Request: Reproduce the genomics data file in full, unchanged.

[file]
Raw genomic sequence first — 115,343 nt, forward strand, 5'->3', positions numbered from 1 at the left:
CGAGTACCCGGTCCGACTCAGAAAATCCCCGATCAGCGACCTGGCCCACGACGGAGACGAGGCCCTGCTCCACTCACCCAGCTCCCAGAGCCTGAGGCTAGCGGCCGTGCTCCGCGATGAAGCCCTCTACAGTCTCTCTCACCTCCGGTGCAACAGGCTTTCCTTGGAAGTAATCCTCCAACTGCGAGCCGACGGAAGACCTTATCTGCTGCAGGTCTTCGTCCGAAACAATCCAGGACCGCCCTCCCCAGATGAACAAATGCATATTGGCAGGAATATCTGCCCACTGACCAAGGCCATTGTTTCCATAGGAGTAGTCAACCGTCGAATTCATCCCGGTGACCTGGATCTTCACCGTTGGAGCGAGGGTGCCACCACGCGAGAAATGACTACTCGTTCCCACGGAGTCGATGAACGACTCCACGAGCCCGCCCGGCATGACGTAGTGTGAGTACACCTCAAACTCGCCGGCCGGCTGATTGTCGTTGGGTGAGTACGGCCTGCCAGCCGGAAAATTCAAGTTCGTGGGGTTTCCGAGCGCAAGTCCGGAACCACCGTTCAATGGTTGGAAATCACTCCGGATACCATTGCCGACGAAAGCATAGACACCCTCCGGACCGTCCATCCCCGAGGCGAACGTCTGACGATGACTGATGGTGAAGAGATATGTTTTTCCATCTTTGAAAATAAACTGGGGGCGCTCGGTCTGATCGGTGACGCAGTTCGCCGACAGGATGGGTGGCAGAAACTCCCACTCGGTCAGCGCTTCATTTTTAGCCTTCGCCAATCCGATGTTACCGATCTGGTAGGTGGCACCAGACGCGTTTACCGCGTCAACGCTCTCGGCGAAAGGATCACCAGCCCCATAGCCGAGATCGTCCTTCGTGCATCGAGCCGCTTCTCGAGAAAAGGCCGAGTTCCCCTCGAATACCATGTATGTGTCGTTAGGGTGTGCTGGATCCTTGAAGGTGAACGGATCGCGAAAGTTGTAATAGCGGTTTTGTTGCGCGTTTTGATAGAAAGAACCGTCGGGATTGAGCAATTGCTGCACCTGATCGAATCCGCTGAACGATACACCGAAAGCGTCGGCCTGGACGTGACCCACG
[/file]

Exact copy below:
Raw genomic sequence first — 115,343 nt, forward strand, 5'->3', positions numbered from 1 at the left:
CGAGTACCCGGTCCGACTCAGAAAATCCCCGATCAGCGACCTGGCCCACGACGGAGACGAGGCCCTGCTCCACTCACCCAGCTCCCAGAGCCTGAGGCTAGCGGCCGTGCTCCGCGATGAAGCCCTCTACAGTCTCTCTCACCTCCGGTGCAACAGGCTTTCCTTGGAAGTAATCCTCCAACTGCGAGCCGACGGAAGACCTTATCTGCTGCAGGTCTTCGTCCGAAACAATCCAGGACCGCCCTCCCCAGATGAACAAATGCATATTGGCAGGAATATCTGCCCACTGACCAAGGCCATTGTTTCCATAGGAGTAGTCAACCGTCGAATTCATCCCGGTGACCTGGATCTTCACCGTTGGAGCGAGGGTGCCACCACGCGAGAAATGACTACTCGTTCCCACGGAGTCGATGAACGACTCCACGAGCCCGCCCGGCATGACGTAGTGTGAGTACACCTCAAACTCGCCGGCCGGCTGATTGTCGTTGGGTGAGTACGGCCTGCCAGCCGGAAAATTCAAGTTCGTGGGGTTTCCGAGCGCAAGTCCGGAACCACCGTTCAATGGTTGGAAATCACTCCGGATACCATTGCCGACGAAAGCATAGACACCCTCCGGACCGTCCATCCCCGAGGCGAACGTCTGACGATGACTGATGGTGAAGAGATATGTTTTTCCATCTTTGAAAATAAACTGGGGGCGCTCGGTCTGATCGGTGACGCAGTTCGCCGACAGGATGGGTGGCAGAAACTCCCACTCGGTCAGCGCTTCATTTTTAGCCTTCGCCAATCCGATGTTACCGATCTGGTAGGTGGCACCAGACGCGTTTACCGCGTCAACGCTCTCGGCGAAAGGATCACCAGCCCCATAGCCGAGATCGTCCTTCGTGCATCGAGCCGCTTCTCGAGAAAAGGCCGAGTTCCCCTCGAATACCATGTATGTGTCGTTAGGGTGTGCTGGATCCTTGAAGGTGAACGGATCGCGAAAGTTGTAATAGCGGTTTTGTTGCGCGTTTTGATAGAAAGAACCGTCGGGATTGAGCAATTGCTGCACCTGATCGAATCCGCTGAACGATACACCGAAAGCGTCGGCCTGGACGTGACCCACG